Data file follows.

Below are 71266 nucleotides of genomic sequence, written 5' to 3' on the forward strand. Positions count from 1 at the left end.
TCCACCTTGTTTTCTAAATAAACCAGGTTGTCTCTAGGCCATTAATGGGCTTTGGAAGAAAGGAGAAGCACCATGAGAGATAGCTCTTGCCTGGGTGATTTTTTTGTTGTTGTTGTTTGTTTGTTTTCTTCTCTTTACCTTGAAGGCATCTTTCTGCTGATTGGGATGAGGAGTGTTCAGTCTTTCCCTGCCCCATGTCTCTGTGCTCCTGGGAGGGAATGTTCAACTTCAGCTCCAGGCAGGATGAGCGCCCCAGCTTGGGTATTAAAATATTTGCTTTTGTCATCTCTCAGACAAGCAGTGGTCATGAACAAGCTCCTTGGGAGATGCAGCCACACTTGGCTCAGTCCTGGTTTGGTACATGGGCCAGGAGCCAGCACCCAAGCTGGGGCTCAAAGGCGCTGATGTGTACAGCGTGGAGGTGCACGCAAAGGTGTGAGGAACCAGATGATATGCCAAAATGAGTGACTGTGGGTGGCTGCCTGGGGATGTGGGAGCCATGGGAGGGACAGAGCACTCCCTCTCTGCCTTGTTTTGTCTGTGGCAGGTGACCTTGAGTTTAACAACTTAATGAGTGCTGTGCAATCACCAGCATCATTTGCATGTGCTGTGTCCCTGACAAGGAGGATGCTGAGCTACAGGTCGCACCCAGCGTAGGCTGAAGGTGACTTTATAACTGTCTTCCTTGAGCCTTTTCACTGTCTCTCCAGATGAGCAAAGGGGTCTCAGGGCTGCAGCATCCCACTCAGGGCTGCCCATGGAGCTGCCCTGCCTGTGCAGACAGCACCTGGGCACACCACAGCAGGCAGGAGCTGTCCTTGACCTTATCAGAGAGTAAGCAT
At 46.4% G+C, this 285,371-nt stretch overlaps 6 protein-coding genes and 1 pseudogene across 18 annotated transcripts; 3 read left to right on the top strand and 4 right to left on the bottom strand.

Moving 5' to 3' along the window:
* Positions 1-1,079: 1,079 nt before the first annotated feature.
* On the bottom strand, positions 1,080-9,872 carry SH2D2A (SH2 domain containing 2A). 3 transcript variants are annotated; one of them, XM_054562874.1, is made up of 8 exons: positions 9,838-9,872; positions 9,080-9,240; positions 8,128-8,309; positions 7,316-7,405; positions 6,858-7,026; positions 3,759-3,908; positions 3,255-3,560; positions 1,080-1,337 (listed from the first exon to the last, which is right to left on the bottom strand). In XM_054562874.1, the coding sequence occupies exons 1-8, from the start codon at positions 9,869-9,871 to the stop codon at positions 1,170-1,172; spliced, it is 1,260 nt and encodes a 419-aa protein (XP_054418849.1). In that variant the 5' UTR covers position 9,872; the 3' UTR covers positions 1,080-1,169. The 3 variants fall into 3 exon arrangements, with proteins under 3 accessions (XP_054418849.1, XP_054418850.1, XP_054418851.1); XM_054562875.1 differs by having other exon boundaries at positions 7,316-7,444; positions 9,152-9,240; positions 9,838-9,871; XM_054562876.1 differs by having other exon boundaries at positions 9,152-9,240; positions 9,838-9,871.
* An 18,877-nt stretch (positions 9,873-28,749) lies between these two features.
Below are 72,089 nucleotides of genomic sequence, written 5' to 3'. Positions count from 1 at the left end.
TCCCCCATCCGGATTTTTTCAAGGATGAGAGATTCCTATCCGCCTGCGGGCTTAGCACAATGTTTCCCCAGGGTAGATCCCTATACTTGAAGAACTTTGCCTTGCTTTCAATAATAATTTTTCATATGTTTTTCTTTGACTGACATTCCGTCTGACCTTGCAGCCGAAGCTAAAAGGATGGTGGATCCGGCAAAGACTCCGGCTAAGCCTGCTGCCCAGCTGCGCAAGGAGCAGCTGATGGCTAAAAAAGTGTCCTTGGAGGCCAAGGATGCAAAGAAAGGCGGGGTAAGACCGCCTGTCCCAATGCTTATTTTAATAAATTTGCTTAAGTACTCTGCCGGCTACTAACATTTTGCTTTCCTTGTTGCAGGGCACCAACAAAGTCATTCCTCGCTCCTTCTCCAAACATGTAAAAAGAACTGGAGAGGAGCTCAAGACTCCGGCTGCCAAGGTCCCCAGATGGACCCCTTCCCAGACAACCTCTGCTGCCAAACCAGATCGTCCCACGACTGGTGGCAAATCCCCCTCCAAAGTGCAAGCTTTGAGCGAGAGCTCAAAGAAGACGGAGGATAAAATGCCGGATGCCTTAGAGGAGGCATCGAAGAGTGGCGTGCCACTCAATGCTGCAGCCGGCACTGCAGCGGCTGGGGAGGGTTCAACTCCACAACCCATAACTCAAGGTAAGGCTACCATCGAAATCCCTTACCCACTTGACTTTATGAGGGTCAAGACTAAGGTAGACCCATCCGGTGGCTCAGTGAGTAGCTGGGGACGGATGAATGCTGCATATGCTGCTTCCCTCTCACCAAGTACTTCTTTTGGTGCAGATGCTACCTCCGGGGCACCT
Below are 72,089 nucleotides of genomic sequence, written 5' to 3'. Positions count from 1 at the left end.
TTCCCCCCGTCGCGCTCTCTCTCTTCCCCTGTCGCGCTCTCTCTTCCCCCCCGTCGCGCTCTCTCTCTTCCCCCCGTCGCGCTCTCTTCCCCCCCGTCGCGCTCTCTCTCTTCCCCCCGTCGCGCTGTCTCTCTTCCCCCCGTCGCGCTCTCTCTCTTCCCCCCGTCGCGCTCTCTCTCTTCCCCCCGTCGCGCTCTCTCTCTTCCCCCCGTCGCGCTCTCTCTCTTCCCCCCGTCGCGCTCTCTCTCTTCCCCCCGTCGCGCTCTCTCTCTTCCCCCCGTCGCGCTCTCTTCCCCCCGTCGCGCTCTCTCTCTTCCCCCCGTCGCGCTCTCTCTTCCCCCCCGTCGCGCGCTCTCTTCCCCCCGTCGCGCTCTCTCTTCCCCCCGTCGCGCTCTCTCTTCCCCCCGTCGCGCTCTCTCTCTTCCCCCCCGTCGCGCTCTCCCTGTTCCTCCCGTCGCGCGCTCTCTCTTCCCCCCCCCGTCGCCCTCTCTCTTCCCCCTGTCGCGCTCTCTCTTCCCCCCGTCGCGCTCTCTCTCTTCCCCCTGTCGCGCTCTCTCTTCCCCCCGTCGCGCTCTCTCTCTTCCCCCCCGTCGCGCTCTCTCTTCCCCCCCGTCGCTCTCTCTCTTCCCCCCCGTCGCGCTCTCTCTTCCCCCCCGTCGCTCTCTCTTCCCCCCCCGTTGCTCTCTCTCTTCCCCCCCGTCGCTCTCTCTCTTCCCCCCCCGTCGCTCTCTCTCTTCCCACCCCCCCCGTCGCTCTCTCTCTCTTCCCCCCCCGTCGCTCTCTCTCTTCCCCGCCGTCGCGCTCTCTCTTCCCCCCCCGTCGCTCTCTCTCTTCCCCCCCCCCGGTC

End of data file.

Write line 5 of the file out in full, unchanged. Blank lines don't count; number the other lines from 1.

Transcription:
* Positions 1-1,079: 1,079 nt before the first annotated feature.